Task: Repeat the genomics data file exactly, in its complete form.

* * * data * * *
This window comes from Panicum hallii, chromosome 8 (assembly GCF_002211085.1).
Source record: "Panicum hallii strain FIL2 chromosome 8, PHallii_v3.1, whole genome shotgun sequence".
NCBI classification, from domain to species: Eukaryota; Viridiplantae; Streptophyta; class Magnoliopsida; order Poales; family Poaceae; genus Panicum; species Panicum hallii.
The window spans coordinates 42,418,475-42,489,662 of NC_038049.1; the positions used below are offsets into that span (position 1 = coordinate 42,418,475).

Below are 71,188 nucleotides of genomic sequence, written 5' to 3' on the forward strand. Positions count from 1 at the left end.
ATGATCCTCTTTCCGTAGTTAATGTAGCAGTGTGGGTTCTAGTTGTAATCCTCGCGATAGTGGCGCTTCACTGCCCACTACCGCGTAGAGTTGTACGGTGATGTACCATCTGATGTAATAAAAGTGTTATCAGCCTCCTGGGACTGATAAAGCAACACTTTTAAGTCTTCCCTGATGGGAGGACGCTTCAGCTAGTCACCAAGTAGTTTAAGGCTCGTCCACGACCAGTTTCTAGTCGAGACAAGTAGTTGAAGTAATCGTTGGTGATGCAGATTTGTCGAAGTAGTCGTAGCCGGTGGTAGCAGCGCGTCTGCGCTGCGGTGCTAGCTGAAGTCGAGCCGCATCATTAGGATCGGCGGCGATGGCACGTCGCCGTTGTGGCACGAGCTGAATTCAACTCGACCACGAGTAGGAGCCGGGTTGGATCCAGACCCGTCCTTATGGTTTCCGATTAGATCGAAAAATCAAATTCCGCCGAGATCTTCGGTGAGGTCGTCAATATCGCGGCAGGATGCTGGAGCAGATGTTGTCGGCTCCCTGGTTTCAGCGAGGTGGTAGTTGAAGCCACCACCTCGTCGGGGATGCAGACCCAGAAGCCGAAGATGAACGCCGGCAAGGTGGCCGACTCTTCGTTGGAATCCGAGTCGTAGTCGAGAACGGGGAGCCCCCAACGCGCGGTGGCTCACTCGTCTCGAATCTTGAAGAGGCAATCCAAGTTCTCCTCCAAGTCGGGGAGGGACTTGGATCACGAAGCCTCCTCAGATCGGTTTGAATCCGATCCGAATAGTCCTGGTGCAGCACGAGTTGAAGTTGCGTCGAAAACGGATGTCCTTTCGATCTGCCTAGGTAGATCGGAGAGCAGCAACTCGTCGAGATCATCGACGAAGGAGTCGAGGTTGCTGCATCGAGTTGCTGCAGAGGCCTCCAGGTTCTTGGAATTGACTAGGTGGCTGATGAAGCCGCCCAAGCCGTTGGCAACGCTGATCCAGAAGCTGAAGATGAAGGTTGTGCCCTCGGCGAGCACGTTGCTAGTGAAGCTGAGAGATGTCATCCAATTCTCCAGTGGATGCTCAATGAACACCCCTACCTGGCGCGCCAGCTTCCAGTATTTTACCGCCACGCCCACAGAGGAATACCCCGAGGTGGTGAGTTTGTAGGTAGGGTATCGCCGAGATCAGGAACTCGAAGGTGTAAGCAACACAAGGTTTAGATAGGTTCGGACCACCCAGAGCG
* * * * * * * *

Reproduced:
This window comes from Panicum hallii, chromosome 8 (assembly GCF_002211085.1).
Source record: "Panicum hallii strain FIL2 chromosome 8, PHallii_v3.1, whole genome shotgun sequence".
NCBI classification, from domain to species: Eukaryota; Viridiplantae; Streptophyta; class Magnoliopsida; order Poales; family Poaceae; genus Panicum; species Panicum hallii.
The window spans coordinates 42,418,475-42,489,662 of NC_038049.1; the positions used below are offsets into that span (position 1 = coordinate 42,418,475).

Below are 71,188 nucleotides of genomic sequence, written 5' to 3' on the forward strand. Positions count from 1 at the left end.
ATGATCCTCTTTCCGTAGTTAATGTAGCAGTGTGGGTTCTAGTTGTAATCCTCGCGATAGTGGCGCTTCACTGCCCACTACCGCGTAGAGTTGTACGGTGATGTACCATCTGATGTAATAAAAGTGTTATCAGCCTCCTGGGACTGATAAAGCAACACTTTTAAGTCTTCCCTGATGGGAGGACGCTTCAGCTAGTCACCAAGTAGTTTAAGGCTCGTCCACGACCAGTTTCTAGTCGAGACAAGTAGTTGAAGTAATCGTTGGTGATGCAGATTTGTCGAAGTAGTCGTAGCCGGTGGTAGCAGCGCGTCTGCGCTGCGGTGCTAGCTGAAGTCGAGCCGCATCATTAGGATCGGCGGCGATGGCACGTCGCCGTTGTGGCACGAGCTGAATTCAACTCGACCACGAGTAGGAGCCGGGTTGGATCCAGACCCGTCCTTATGGTTTCCGATTAGATCGAAAAATCAAATTCCGCCGAGATCTTCGGTGAGGTCGTCAATATCGCGGCAGGATGCTGGAGCAGATGTTGTCGGCTCCCTGGTTTCAGCGAGGTGGTAGTTGAAGCCACCACCTCGTCGGGGATGCAGACCCAGAAGCCGAAGATGAACGCCGGCAAGGTGGCCGACTCTTCGTTGGAATCCGAGTCGTAGTCGAGAACGGGGAGCCCCCAACGCGCGGTGGCTCACTCGTCTCGAATCTTGAAGAGGCAATCCAAGTTCTCCTCCAAGTCGGGGAGGGACTTGGATCACGAAGCCTCCTCAGATCGGTTTGAATCCGATCCGAATAGTCCTGGTGCAGCACGAGTTGAAGTTGCGTCGAAAACGGATGTCCTTTCGATCTGCCTAGGTAGATCGGAGAGCAGCAACTCGTCGAGATCATCGACGAAGGAGTCGAGGTTGCTGCATCGAGTTGCTGCAGAGGCCTCCAGGTTCTTGGAATTGACTAGGTGGCTGATGAAGCCGCCCAAGCCGTTGGCAACGCTGATCCAGAAGCTGAAGATGAAGGTTGTGCCCTCGGCGAGCACGTTGCTAGTGAAGCTGAGAGATGTCATCCAATTCTCCAGTGGATGCTCAATGAACACCCCTACCTGGCGCGCCAGCTTCCAGTATTTTACCGCCACGCCCACAGAGGAATACCCCGAGGTGGTGAGTTTGTAGGTAGGGTATCGCCGAGATCAGGAACTCGAAGGTGTAAGCAACACAAGGTTTAGATAGGTTCGGACCACCCAGAGCG